Parents should follow the money. Paid School Board Members receive modest compensation. Often they make less than custodians at any school. They hold other jobs. The parent should know who pays specific district school board members. Many have income associated with education. No district allows board members to be district employees, but many are teachers’ union employees or consultants on education policy. They are democratically elected by the voters in the district. Like most judges, LEA members are non-partisan elected officials who serve 2, 4, or 6 year terms with staggered elections so that no more than a third are up for election. No single election could change the ideology inside any existing board.
As a governing body a school board strives to administer by consensus, keeping individual disagreements and perspectives private, backing the actions of the superintendent. This sort of democratically elected administrative and rule making body used to be called a soviet, but fashion is off that term. Under any name, this is the democratic organization most vulnerable to authoritarian influence. Anyone who tried to get changes through the PTA, or in a parent-teacher meeting, will understand that the voter-parent has very little influence and is included only to provide consensus. Board Members receive orientation when elected. Usually this orientation comes from the National School Boards Association, where the majority of members in any district belong. In the NSBA words the mission is to provide leadership.
The NSBA is a lobbying organization that educates the 19,000 individual elected LEA members. National policy runs downhill to all the 12,000 school districts in the country. The Department of Education and State Secretaries of Education listen to the NSBA. Local members join to have influence over state and federal policy.
Homeschools stand in opposition to this massive political machine. Because homeschools are legally self-funded, they are also a drain on the machine resources. The justification for taxation and appropriation to fund this multi-billion dollar industry comes from “butts in seats.” The LEA cannot stop a homeschool parent who abides by state law, but it might like to.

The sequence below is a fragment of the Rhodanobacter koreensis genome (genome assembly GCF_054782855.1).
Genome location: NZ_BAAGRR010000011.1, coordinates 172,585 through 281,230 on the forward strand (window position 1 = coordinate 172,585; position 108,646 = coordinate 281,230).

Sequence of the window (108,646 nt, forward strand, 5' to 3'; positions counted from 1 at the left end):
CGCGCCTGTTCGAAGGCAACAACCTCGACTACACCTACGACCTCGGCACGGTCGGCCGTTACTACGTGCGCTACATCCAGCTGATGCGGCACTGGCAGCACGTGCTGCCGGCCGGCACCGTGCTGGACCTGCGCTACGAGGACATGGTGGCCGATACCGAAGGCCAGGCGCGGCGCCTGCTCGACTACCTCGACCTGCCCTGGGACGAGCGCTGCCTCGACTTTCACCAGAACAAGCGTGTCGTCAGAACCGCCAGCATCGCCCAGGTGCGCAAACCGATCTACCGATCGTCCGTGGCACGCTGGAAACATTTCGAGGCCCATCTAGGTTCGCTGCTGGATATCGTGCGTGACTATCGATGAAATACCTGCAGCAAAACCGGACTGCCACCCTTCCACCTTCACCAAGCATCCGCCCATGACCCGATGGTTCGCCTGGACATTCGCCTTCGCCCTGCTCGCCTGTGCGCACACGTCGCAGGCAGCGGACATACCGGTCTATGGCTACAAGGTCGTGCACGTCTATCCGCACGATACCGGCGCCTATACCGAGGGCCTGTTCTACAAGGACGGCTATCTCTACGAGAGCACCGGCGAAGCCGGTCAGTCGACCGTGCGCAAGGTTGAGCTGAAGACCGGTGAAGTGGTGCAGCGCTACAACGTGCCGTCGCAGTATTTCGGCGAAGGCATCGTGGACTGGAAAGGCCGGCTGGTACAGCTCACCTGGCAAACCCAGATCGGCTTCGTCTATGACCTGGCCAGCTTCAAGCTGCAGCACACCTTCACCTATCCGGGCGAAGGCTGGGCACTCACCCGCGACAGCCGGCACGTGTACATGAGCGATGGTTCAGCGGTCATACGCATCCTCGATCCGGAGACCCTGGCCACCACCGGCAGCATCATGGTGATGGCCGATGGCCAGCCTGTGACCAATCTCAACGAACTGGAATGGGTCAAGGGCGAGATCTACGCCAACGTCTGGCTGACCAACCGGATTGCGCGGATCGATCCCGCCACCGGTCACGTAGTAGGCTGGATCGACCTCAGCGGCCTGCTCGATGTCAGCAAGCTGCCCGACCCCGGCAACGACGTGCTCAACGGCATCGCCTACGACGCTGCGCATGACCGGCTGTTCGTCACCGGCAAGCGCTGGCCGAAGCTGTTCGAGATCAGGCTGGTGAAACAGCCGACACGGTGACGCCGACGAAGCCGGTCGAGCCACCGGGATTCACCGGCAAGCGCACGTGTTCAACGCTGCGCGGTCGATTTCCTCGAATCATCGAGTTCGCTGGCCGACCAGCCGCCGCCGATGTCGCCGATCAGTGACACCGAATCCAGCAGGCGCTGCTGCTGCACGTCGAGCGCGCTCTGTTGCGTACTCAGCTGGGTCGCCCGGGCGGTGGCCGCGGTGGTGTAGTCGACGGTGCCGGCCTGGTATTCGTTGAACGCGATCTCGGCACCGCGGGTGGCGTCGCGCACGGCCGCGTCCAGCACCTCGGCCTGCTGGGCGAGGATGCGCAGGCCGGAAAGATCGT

Moreover, public education continues a movement. The people who run for this political office at the local level, and serve on the cheap, see themselves as good people. They continue a great tradition in public education. As Frederick Taylor Gates said, “In our dream, we have limitless resources, and the people yield themselves with perfect docility to our molding hand.” Gates’ dream of 1913 is the public school reality of 2021. Homeschool families are not yielding themselves with perfect docility. Homeschools are suspect.
Homeschool parents want to teach their children the basics away from dangerous and ideological environments, but this is not how the district administration will see it. Many LEA members see the homeschool as pulling away from all the good things that public education brings to society.
This is not the 20th Century and the last of the ignorant rural folk faded long ago with the cotton sack into old pictures. Now most families work in offices and stores. People no longer need to be condescended to, if ever they did. In 2021 every person who has a smart phone or access to the internet has more information and educational opportunity available than the most educated elite in 1913. Automation and information changed everything. The cotton fields of LBJ’s Texas are mechanized. Everything changed and got better except the public school system and it’s archaic political skeleton.
Homeschooling is the future as surely as the smartphone replaced dial-tone. Homeschooling serves the people destined for something greater than the local district has in mind for them. The incubator is here today where literate adults mature, where children emerge from the home prepared to become lawyers or preachers, politicians or statesmen. How can we know this? We know because homeschool creates excellence when it is focused on the individual talents and needs of individual children, run by the people who know them best and care for them most. Nothing stops that.
1“State Regulation of Private Schools” by The Department of Education, Office of Innovation and Improvement, Office of Non-Public Education https://www2.ed.gov/admins/comm/choice/regprivschl/regprivschl.pdf